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following an advice here subclassing beautifulsoup html parser, getting type error I'm trying to use class composition instead of subclassing BeautifulSoup.

the basic Scraper class works fine on it's own (at least to my limited testing).

the Scraper class:

from BeautifulSoup import BeautifulSoup
import urllib2

class Scrape():
    """base class to be subclassed
    basically a  wrapper that providers basic url fetching with urllib2
    and the basic html parsing with beautifulsoupץ
    some useful methods are provided with class composition with BeautifulSoup.
    for direct access to the soup class you can use the _soup property."""

def __init__(self,file):
    self._file = file
    #very basic input validation
    #import re

    #import urllib2
    #from BeautifulSoup import BeautifulSoup
        self._page = urllib2.urlopen(self._file) #fetching the page
    except (urllib2.URLError):
        print ('please enter a valid url starting with http/https/ftp/file')

    self._soup = BeautifulSoup(self._page) #calling the html parser

    # the next part is the class compostion part - we transform attribute and method calls to the BeautifulSoup class
    #search functions:
    self.find = self._soup.find
    self.findAll = self._soup.findAll

    self.__iter__ = self._soup.__iter__ #enables iterating,looping in the object

    self.__len__ = self._soup.__len__
    self.__contains__ = self._soup.__contains__
    #attribute fetching and setting - __getattr__ implented by the scraper class
    self.__setattr__ = self._soup.__setattr__
    self.__getattribute__ = self._soup.__getattribute__

    #Called to implement evaluation of self[key]
    self.__getitem__ = self._soup.__getitem__
    self.__setitem__ = self._soup.__setitem__
    self.__delitem__ = self._soup.__delitem__

    self.__call__ = self._soup.__call__#Called when the instance is “called” as a function

    self._getAttrMap = self._soup._getAttrMap
    self.has_key = self._soup.has_key

    #walking the html document methods
    self.contents = self._soup.contents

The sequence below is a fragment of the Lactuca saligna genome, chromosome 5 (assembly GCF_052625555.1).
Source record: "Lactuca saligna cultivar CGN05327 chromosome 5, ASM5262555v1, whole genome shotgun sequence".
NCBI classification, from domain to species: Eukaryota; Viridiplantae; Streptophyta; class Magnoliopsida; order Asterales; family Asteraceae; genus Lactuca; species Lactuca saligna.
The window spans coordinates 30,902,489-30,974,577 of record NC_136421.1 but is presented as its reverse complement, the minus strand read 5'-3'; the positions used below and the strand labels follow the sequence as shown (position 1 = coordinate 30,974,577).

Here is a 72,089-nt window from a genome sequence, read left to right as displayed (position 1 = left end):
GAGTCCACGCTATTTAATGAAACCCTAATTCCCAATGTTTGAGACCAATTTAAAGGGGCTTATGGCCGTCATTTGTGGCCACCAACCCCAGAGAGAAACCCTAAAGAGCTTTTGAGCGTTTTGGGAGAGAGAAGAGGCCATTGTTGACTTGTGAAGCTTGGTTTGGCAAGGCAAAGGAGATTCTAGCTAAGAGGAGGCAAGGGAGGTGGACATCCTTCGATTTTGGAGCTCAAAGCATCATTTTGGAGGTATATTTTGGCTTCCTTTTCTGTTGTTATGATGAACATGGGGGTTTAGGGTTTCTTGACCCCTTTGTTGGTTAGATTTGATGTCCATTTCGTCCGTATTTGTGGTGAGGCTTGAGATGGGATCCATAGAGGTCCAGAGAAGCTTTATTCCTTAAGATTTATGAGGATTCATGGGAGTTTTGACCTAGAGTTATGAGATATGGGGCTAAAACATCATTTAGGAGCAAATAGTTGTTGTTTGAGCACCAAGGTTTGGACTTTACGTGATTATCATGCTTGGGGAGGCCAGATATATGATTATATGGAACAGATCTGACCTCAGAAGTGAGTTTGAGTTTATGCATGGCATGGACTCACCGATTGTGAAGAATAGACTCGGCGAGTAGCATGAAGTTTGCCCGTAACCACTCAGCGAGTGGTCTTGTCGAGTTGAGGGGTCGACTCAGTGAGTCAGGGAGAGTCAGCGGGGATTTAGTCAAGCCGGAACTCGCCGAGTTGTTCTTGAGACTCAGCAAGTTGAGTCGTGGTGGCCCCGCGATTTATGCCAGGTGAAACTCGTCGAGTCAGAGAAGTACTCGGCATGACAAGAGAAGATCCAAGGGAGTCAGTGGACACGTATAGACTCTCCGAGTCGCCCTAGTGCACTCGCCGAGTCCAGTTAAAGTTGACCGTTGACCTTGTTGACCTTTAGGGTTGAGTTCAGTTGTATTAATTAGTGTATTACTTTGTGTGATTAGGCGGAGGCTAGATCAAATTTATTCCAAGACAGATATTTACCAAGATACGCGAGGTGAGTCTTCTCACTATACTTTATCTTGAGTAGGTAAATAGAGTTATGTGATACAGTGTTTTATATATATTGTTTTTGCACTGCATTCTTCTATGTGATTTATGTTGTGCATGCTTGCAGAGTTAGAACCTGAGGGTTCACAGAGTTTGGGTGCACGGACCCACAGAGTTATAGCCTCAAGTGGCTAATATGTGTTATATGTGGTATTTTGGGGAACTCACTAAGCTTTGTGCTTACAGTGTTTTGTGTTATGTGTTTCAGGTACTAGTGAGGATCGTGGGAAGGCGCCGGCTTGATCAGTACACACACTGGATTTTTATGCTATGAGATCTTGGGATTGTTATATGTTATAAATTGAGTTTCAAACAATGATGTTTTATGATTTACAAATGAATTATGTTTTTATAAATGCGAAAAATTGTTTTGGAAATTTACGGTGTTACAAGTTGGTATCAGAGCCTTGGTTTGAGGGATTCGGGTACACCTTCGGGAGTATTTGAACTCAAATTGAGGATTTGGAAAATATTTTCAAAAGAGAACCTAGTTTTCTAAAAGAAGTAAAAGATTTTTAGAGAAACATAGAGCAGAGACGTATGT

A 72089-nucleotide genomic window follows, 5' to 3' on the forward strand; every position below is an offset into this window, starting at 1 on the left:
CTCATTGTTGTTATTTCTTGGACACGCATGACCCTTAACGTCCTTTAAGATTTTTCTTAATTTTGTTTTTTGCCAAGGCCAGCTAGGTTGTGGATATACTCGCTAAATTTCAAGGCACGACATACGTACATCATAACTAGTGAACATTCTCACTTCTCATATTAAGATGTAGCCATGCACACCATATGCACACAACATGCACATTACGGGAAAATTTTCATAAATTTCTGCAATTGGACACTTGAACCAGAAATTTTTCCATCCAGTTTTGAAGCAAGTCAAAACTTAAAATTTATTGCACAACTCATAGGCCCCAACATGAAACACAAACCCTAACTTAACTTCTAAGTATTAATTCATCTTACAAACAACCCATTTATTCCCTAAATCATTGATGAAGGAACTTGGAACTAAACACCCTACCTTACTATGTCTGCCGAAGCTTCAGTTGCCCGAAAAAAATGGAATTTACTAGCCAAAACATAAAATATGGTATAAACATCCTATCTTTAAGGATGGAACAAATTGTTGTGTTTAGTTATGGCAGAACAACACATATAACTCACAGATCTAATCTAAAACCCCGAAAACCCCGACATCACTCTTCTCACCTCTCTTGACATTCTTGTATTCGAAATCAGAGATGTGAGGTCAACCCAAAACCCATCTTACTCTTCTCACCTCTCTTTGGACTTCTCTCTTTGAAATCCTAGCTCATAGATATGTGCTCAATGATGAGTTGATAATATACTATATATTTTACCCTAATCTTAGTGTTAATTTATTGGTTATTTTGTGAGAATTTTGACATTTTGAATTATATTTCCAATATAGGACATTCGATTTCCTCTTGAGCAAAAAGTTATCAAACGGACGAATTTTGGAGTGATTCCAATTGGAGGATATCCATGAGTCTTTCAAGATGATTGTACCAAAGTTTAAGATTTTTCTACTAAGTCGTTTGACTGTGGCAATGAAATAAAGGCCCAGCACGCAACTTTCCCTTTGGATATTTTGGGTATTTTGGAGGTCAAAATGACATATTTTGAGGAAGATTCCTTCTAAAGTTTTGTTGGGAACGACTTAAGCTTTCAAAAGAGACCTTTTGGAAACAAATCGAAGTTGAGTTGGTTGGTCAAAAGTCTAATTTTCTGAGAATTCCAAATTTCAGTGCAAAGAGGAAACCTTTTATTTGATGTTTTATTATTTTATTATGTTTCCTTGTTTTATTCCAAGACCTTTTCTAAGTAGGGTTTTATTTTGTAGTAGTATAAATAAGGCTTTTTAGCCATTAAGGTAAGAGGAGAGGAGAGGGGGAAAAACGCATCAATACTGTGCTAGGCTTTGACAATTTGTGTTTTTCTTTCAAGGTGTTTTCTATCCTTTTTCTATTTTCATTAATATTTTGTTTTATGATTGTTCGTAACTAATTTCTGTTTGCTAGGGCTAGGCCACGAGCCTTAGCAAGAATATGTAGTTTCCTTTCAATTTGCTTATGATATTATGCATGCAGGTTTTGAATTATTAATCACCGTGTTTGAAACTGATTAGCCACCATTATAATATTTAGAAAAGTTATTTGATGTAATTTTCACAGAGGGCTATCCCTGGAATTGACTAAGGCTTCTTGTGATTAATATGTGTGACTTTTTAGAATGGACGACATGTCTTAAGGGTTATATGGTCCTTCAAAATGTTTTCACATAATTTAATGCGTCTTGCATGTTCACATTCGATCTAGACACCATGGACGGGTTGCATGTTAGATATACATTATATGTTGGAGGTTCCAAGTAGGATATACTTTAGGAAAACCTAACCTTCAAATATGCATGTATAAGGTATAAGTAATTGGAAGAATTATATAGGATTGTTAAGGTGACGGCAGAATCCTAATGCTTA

self.text = self._soup.text
    self.extract = self._soup.extract
    self.next = self._soup.next
    self.parent = self._soup.parent
    self.fetch = self._soup.fetch
    self.fetchText = self._soup.fetchText
    self.findAllNext = self._soup.findAllNext
    self.findChild = self._soup.findChild
    self.findChildren = self._soup.findChildren
    self.findNext = self._soup.findNext
    self.findNextSibling = self._soup.findNextSibling
    self.first = self._soup.first
    self.name = self._soup.name
    self.get = self._soup.get
    self.getString = self._soup.getString

    # comparison operators or similiar boolean checks
    self.__eq__ = self._soup.__eq__
    self.__ne__ = self._soup.__ne__
    self.__hash__ = self._soup.__hash__
    self.__nonezero__ = self._soup.__nonzero__ #not sure

    # the class represntation magic methods:
    self.__str__ = self._soup.__str__
    self.__repr__ =self._soup.__repr__
    #self.__dict__ = self._soup.__dict__

def __getattr__(self,method):
    """basically this 'magic' method transforms calls for unknown attributes to
    and enables to traverse the html document with the .notation.
    for example - using instancename.div will return the first div.
    explantion: python calls __getattr__ if It didn't find any method or attribute correspanding to the call.
    I'm not sure this is a good or the right use for the method """

    return self._soup.find(method)

def clean(self,work=False,element=False):
    """clean method that provides:basic cleaning of head,scripts etc
    input 'work' soup object to clean from unneccesary parts:scripts,head,style
    has optional variable:'element' that can get a tuple of element
    that enables to override what element to clean"""
    self._work = work or self._soup
    self._cleanelements=element or ("head","style","script")

    #for elem in self._work.findAll(self._cleanelements):
    for elem in self.findAll(self._cleanelements):

but when I subclass it I get some sort of recursion loop, I just can figure.